There is no such thing as a degree in cleaning management, but if there was, "the three Vs" would have to be a major part of the curriculum.
In other words, it is paramount that cleaning management professionals understand how to: Verify business numbers; validate business practices; and communicate the value of the cleaning organization.
By mastering the three Vs, cleaning managers are positioned to maintain full-time employees (FTE) and service levels, gain more business as building service contractors and/or secure the viability of in-house operations as in-house cleaning managers.
The three Vs are essential to a cleaning manager''s success.
Verify Business Numbers
Managing the cleaning of a building includes much more than making sure the work gets done.
It''s grasping how many workers are required to get the work done, how many hours it takes and how much it costs. It is knowing production rates and budget numbers.
Basic workloading equations — or workloading software programs — can provide a lot of this information.
Workloading is "Cleaning Management 101."
It''s a basic, required skill all cleaning managers should have in their back pockets.
What managers have to be most prepared for now is a bit more advanced — zero-base budgeting and task-based workloading.
Zero-base budgeting is basically budgeting backwards.
Instead of the traditional "frontwards" way of workloading a building — inputting building data to come up with the cost to clean the building — managers start with the cost or the budget and work backwards.
This is how a lot of cleaning organizations have to operate today to meet very strict, tight budgets.
Cleaning managers are given a number and are asked, "How clean can we make the building based on this budget?"
Managers have to be prepared to move to task-based workloading, entering the most important tasks first, subtracting them from the budget, then moving on to the next important tasks, and so on.
Once cleaning organizations have had to move to zero-base budgeting and task-based workloading, it is highly likely that some tasks or frequencies are not going to make the cut.
Not everyone in the organization is going to understand why.
Organization leaders may call for a smaller cleaning budget, but still expect the same level of cleanliness in buildings.
That''s why managers need to be conversant in validating business practices.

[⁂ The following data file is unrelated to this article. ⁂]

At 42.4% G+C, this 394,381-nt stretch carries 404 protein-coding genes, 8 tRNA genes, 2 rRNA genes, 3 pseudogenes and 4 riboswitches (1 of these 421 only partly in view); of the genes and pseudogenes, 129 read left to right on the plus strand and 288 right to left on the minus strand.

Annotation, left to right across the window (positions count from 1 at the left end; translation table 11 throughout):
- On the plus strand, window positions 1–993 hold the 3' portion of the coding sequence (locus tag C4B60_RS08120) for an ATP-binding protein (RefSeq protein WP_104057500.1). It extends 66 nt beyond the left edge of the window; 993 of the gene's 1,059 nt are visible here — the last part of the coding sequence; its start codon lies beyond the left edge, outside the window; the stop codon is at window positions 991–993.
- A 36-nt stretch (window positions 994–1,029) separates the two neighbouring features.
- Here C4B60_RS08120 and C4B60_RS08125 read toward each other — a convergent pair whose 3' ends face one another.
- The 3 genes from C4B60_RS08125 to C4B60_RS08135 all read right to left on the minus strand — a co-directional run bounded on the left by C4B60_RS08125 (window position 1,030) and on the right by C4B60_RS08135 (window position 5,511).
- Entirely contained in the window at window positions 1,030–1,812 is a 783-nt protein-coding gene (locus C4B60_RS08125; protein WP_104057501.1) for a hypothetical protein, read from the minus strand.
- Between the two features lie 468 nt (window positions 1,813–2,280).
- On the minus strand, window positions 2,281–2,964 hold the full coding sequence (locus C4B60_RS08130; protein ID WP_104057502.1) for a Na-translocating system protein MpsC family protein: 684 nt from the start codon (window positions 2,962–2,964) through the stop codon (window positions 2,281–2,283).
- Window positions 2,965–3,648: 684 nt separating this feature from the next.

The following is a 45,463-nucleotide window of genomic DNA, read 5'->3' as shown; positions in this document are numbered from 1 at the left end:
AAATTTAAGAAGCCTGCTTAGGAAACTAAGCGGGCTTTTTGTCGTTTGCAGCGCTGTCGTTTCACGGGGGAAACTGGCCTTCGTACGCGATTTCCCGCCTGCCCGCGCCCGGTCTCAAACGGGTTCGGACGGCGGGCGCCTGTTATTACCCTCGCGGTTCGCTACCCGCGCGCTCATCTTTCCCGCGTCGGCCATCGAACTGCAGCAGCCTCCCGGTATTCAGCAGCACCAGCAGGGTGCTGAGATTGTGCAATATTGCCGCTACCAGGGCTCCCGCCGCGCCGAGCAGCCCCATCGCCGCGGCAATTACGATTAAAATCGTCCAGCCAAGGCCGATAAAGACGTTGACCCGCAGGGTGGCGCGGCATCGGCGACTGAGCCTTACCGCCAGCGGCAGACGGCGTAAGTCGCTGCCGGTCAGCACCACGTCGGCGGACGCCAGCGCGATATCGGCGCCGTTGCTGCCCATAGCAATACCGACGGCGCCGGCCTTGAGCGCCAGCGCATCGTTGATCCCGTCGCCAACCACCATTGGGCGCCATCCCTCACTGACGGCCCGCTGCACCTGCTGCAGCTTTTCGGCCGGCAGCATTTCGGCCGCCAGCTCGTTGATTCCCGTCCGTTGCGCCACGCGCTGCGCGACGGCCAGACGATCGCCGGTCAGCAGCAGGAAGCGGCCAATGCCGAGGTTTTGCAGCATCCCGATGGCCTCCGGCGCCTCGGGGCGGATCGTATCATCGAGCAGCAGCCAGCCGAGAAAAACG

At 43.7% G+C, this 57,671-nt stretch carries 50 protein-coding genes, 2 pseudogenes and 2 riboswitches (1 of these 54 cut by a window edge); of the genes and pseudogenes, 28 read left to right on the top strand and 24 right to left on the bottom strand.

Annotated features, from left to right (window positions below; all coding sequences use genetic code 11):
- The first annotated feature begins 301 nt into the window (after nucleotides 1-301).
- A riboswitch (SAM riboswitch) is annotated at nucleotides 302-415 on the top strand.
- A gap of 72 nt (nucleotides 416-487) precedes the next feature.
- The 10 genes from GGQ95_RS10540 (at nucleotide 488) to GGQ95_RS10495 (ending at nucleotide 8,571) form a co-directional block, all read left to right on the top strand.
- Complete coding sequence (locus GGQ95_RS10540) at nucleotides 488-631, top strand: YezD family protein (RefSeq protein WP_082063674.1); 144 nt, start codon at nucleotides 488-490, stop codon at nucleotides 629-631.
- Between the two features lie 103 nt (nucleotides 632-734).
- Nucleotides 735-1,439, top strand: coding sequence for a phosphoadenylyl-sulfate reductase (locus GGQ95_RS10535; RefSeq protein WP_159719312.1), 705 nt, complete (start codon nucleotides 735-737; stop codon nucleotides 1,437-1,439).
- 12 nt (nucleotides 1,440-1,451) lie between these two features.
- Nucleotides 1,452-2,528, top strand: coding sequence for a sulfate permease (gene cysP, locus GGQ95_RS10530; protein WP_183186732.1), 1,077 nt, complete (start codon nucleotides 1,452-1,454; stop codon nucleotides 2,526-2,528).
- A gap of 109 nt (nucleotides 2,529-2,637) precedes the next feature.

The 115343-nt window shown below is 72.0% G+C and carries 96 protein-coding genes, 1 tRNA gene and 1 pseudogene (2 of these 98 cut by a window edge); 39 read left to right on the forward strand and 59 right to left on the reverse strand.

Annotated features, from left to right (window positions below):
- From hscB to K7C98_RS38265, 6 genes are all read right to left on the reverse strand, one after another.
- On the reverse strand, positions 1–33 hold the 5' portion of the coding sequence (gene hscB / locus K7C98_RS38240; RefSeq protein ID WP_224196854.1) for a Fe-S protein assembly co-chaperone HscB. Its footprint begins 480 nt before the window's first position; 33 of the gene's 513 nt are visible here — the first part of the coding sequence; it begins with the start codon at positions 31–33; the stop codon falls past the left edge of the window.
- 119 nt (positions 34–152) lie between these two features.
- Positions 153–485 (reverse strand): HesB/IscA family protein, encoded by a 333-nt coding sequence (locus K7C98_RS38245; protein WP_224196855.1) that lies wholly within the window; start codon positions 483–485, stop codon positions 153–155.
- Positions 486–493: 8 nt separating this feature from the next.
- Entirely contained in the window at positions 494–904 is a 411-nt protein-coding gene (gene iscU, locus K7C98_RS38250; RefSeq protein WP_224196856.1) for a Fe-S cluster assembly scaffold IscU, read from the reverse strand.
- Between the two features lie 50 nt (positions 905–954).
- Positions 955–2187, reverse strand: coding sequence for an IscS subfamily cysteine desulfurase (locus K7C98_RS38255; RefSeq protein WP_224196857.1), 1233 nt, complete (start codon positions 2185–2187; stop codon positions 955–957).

There are certain areas of a building that are non-negotiable areas when it comes to frequent or daily cleaning, such as restrooms, hospital patient rooms and high-traffic or high-touch areas.
Others, such as office areas, are the first to be skipped.
Hopefully, it will not be difficult to explain that, but in any case, managers should be prepared to do so.
It is to cleaning managers'' benefit to be quick on their feet and armed with the facts.
A great strategy for preparing to field questions, complaints or concerns is to build a list of frequently asked questions (FAQ) in regard to cleaning operations.
This list will not only force managers to come up with descriptive answers ahead of time, it will offer building executives and occupants with the information they are seeking before they have to ask for it.
Cleaning managers should be striving to change the way building executives think of cleaning.
More often than not, executives — especially finance executives — think of cleaning as a cost above all else.
What they do not realize is that cleaning is actually an excellent marketing tool.
The appearance of a building is one of the major elements that distinguishes that building from others.
A clean, healthy building attracts patients, students and customers and retains tenants.
Cleaning also preserves and protects building assets, such as floor surfaces and equipment, extending the lifecycle and keeping them looking brand new.
These are just a few examples of the value cleaning provides to buildings.
At a minimum, cleaning managers should make a one-page list of bullet points, describing the ways in which cleaning provides value to the building and the organization, and share it with building executives and occupants.
The list can cite industry studies and surveys and include charts and graphs to illustrate points.
Even if managers lack a cleaning degree, they can do their homework to school their organization''s leaders.
Next month, "Raising Standards" will provide part two of this column: Using Industry Standards To Accomplish The Three Vs.
David Frank is a 30-year industry veteran and the president of the American Institute for Cleaning Sciences. AICS is the registrar for the ISSA Cleaning Industry Management Standard (CIMS) certification program.